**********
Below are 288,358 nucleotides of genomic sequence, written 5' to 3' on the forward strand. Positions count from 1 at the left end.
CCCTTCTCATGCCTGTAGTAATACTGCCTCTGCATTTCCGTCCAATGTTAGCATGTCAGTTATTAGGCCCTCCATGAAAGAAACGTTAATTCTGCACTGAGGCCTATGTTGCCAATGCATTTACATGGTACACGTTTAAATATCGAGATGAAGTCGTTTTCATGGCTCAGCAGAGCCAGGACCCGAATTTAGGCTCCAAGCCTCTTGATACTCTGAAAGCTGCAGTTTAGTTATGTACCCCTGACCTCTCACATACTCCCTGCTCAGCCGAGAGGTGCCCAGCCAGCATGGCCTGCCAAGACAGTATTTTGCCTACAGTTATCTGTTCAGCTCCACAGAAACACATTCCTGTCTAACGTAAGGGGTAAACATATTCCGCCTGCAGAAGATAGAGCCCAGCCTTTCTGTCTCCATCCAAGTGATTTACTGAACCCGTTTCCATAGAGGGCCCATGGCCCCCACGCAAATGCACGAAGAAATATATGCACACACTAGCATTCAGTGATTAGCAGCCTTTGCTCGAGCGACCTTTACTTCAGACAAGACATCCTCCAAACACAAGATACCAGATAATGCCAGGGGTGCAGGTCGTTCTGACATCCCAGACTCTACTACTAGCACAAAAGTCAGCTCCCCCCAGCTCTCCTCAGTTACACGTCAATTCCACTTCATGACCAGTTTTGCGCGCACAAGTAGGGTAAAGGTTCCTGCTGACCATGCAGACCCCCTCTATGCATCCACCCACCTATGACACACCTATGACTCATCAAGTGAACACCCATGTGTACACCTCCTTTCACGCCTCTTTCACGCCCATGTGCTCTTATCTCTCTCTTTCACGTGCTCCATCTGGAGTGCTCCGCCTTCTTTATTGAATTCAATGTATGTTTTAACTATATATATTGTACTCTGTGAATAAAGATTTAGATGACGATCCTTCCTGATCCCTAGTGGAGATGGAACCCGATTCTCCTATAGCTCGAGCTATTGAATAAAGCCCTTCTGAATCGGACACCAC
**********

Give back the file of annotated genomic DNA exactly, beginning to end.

Below are 288,358 nucleotides of genomic sequence, written 5' to 3' on the forward strand. Positions count from 1 at the left end.
CCCTTCTCATGCCTGTAGTAATACTGCCTCTGCATTTCCGTCCAATGTTAGCATGTCAGTTATTAGGCCCTCCATGAAAGAAACGTTAATTCTGCACTGAGGCCTATGTTGCCAATGCATTTACATGGTACACGTTTAAATATCGAGATGAAGTCGTTTTCATGGCTCAGCAGAGCCAGGACCCGAATTTAGGCTCCAAGCCTCTTGATACTCTGAAAGCTGCAGTTTAGTTATGTACCCCTGACCTCTCACATACTCCCTGCTCAGCCGAGAGGTGCCCAGCCAGCATGGCCTGCCAAGACAGTATTTTGCCTACAGTTATCTGTTCAGCTCCACAGAAACACATTCCTGTCTAACGTAAGGGGTAAACATATTCCGCCTGCAGAAGATAGAGCCCAGCCTTTCTGTCTCCATCCAAGTGATTTACTGAACCCGTTTCCATAGAGGGCCCATGGCCCCCACGCAAATGCACGAAGAAATATATGCACACACTAGCATTCAGTGATTAGCAGCCTTTGCTCGAGCGACCTTTACTTCAGACAAGACATCCTCCAAACACAAGATACCAGATAATGCCAGGGGTGCAGGTCGTTCTGACATCCCAGACTCTACTACTAGCACAAAAGTCAGCTCCCCCCAGCTCTCCTCAGTTACACGTCAATTCCACTTCATGACCAGTTTTGCGCGCACAAGTAGGGTAAAGGTTCCTGCTGACCATGCAGACCCCCTCTATGCATCCACCCACCTATGACACACCTATGACTCATCAAGTGAACACCCATGTGTACACCTCCTTTCACGCCTCTTTCACGCCCATGTGCTCTTATCTCTCTCTTTCACGTGCTCCATCTGGAGTGCTCCGCCTTCTTTATTGAATTCAATGTATGTTTTAACTATATATATTGTACTCTGTGAATAAAGATTTAGATGACGATCCTTCCTGATCCCTAGTGGAGATGGAACCCGATTCTCCTATAGCTCGAGCTATTGAATAAAGCCCTTCTGAATCGGACACCAC